Category Archives: PHPExcel

PHPExcel using php://output resulting in a zero byte Excel file

Today I had to debug something I hadn’t run into before.

I had some PHPExcel code that had been running fine, outputting Excel files without a problem. This code had been successfully working for some time. If you’ve used the PHPExcel library before, you’ve probably written code that looks like this:

header('Content-Description: File Transfer');
header('Content-Type: application/octet-stream');
header('Content-Disposition: attachment; filename=' . $filename . ".xlsx");
header('Expires: 0');
header('Cache-Control: must-revalidate');
header('Pragma: public');
$objWriter->save("php://output");

Well, this stopped working recently. No error messages, no idea what was going on.

Turns out the problem was open_basedir. I’d recently done a litte tightening of the security on the server, and had implemented the php.ini directive open_basedir. If you’re not familiar, this is a directive that keeps php scripts from playing outside their own sandbox. For example if you’re running from /home/account, you can’t read or write to any directory outside of /home/account.

Well, the problem came from that php://output in the last line. I couldn’t find any documentation on the innards of how it’s implemented, but it must be operating outside of the /home/account directory. Makes sense, since it’s a global php facility. So this had my code hosed up so I couldn’t output an Excel file.

The solution? Simple. Write the file out to the filesystem, then read it back in. With a little bit of a delay to give it time to make sure the whole thing is written before reading it back:

$temp_filename = "/home/" . $account. "/temp/" . $filename . "-" . microtime() . ".xlsx";

header('Content-Description: File Transfer');
header('Content-Type: application/octet-stream');
header('Content-Disposition: attachment; filename=' . $filename . ".xlsx");
header('Expires: 0');
header('Cache-Control: must-revalidate');
header('Pragma: public');

$objWriter->save($temp_filename);
sleep(2);  // Give the system time to write out the file
if(file_exists($temp_filename))
{
  $data = file_get_contents($temp_filename);
  unlink($temp_filename);
  echo $data;
}

This bypasses the php://output facility, and makes sure that the code is operating fully within the allowed path(s) defined by open_basedir.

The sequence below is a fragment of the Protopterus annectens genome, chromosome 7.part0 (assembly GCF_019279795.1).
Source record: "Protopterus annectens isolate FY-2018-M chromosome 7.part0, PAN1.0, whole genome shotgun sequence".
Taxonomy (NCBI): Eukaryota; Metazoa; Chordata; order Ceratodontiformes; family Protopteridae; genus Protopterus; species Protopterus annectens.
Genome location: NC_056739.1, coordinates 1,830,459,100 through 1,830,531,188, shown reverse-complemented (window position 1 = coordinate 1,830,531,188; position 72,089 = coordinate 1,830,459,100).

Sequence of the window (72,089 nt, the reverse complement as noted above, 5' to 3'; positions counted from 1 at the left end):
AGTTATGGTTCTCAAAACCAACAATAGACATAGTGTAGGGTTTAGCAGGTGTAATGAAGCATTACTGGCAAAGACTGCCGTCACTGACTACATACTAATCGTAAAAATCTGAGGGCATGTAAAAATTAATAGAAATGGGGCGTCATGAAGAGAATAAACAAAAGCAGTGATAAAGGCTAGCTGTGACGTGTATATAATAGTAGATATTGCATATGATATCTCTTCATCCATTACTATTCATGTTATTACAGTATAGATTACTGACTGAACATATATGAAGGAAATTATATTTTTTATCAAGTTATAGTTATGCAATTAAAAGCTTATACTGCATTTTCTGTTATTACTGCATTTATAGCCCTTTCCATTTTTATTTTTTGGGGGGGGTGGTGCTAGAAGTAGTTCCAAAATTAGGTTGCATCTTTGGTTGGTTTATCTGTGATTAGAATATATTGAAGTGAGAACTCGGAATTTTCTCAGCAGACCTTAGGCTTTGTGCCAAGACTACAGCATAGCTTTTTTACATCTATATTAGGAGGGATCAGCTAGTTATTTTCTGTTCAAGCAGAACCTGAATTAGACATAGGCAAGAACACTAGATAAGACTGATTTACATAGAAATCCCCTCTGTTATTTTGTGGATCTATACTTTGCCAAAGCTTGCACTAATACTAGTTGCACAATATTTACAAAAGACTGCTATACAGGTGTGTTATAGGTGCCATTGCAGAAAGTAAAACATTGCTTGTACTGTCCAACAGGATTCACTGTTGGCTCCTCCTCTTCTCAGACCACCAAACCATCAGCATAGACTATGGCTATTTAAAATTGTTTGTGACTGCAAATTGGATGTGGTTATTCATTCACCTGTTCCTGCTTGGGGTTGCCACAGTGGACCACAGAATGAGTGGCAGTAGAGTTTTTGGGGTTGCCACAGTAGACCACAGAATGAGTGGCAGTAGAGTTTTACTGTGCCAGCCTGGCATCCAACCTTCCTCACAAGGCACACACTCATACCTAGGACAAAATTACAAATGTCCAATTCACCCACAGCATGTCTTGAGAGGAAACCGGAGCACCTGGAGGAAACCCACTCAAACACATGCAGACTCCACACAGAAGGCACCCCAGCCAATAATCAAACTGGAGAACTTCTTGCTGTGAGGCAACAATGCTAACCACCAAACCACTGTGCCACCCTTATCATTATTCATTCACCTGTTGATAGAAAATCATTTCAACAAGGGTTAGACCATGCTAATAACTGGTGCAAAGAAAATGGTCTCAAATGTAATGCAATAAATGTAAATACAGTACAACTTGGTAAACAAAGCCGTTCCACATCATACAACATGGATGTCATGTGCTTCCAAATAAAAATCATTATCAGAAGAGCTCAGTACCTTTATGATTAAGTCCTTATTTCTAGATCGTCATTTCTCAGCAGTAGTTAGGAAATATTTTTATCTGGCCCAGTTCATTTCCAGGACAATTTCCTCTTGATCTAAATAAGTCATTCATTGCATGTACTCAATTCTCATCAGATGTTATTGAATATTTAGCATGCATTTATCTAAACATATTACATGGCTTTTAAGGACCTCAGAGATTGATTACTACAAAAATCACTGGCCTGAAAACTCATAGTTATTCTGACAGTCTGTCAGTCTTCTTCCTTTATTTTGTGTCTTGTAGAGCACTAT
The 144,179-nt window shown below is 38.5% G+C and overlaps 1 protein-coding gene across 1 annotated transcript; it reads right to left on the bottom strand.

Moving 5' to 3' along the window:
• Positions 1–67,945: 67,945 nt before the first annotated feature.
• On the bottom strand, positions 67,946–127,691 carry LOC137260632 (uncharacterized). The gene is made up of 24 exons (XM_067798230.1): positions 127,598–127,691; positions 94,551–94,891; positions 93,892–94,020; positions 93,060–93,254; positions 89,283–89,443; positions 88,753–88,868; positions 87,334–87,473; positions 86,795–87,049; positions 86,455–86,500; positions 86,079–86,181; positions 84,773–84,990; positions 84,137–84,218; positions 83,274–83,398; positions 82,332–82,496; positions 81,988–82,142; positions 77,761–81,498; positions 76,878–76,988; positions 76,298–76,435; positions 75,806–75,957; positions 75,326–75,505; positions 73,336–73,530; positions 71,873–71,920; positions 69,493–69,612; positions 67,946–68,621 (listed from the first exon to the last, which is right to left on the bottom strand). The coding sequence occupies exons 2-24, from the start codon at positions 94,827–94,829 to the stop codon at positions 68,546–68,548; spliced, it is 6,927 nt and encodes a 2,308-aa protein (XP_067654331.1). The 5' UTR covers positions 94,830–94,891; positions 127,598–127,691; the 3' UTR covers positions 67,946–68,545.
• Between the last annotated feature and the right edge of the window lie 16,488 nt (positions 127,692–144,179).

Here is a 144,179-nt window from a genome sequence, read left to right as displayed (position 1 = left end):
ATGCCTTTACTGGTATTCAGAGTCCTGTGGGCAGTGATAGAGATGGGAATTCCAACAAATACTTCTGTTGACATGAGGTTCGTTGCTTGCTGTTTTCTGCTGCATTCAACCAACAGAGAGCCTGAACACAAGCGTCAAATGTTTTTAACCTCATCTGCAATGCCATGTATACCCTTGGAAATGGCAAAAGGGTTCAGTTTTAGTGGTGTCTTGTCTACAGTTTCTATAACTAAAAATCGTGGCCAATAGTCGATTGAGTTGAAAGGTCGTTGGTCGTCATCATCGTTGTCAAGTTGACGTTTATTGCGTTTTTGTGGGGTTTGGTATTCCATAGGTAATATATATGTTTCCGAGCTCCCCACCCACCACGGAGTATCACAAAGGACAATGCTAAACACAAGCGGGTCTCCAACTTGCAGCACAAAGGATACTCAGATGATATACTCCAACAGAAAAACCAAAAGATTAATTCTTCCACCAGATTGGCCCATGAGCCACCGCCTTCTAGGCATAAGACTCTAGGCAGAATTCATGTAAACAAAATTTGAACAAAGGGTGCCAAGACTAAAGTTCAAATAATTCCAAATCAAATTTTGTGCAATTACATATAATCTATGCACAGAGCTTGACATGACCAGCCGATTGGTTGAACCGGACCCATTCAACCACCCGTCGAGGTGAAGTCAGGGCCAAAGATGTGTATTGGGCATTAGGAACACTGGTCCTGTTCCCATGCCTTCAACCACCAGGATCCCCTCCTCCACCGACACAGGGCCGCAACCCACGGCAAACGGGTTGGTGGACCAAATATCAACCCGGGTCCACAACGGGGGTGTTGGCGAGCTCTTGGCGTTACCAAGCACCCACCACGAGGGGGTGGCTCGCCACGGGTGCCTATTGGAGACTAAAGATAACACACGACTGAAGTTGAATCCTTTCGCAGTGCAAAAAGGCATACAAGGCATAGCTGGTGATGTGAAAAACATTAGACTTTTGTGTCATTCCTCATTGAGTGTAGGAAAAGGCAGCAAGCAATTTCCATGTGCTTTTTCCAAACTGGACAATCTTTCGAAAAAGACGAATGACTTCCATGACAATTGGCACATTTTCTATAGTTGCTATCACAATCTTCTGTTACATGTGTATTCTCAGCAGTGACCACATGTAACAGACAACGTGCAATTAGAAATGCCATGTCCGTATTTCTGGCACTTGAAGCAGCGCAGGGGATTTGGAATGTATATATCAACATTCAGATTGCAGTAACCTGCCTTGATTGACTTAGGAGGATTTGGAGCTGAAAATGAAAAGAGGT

PHPExcel vs an Excel file with a million rows

Okay, this one is something I ran into today, and I wanted to document it’s occurrence, so I can refer back to the issue later; and thought maybe this could help someone else too.

PHPExcel is an excellent library for manipulating Excel files in PHP.  I started using this last year for a project where I needed a bit more than the old PEAR library offered.

(A few years back I would have just used the PEAR library – Spreadsheet Excel Reader/Spreadsheet Excel Writer, but it doesn’t seem these are currently being maintained, and some pretty gnarly hacks had to be done on a new server running the Writer library just to keep some older code functioning.  That’ll be the subject of another post.)

While PHPExcel is great at sophisticated manipulation of Excel files; it does have its demons.  One of the main issues being its memory usage. Not really a big deal until you get into files with tens of thousands of rows.  Then you can be in trouble.

But I ran into a very weird situation trying to upload a very small file and process it.

The server I was using had 8GB of RAM and a recent processor, so it certainly **should have** been able to handle a measly upload of FIVE ROWS of pertinent data (with another five of preliminary data).  But no.  I was getting the dreaded 30 seconds of nothing, followed by the famous

Fatal error: Maximum execution time of 30 seconds exceeded in

This I’ve seen on a file with 60,000 long rows of data, but on a paltry TEN rows of total data?  Nonsense.

Turns out that this spreadsheet was different tho.  This spreadsheet was sneaky.  The file had those ten rows of data (only five of which I cared about), but after scratching my head, and trying

ini_set(max_excution_time, 300);
ini_set(memory_limi , -1);

and other things for a while, I finally just looked at the file and noticed something odd.  The scrollbar’s ‘grab point’ was small.  Way too small for ten lines of data.

small_scrollbar

Grabbing it and scrolling all the way down took me to row 1048576.  This spreadsheet had 1,048,576 rows in it.

last_row

Turns out they all do, actually.  But for some reason, Excel considered the entire thing ‘Active.’  I tried deleting the extraneous rows.  No luck.  In testing what Excel considered to be the ‘last cell with data’ it was going to column AC on row 1,048,575, one row short of the limit. (To do this, press Ctrl+End in Excel)

So the file was being considered to have over a million active rows, times 20+ columns, and each cell in PHPExcel can consume around 1kb of memory; I was choked.

So I tried telling PHPExcel to just give me a smaller range of cells.  Instead of calling:

$rows = $excel->getActiveSheet()->toArray(null,true,true,true);

I tried

$rows = $excel->getActiveSheet()->rangeToArray(‘A1:W10’);

Still no luck.  Still running out of memory.  Not PHP’s memory limit, mind you, but the server’s memory limit.  The previous call to

$excel = $reader->load($file);

took in the whole thing, even if the later call referenced only the few rows I’m interested in.

The solution was blindingly simple.  Copy the five rows of data I’m interested in, into a blank spreadsheet (with the same five preliminary rows, but WITHOUT a million active rows).  Uploading that and processing it gave the usual results.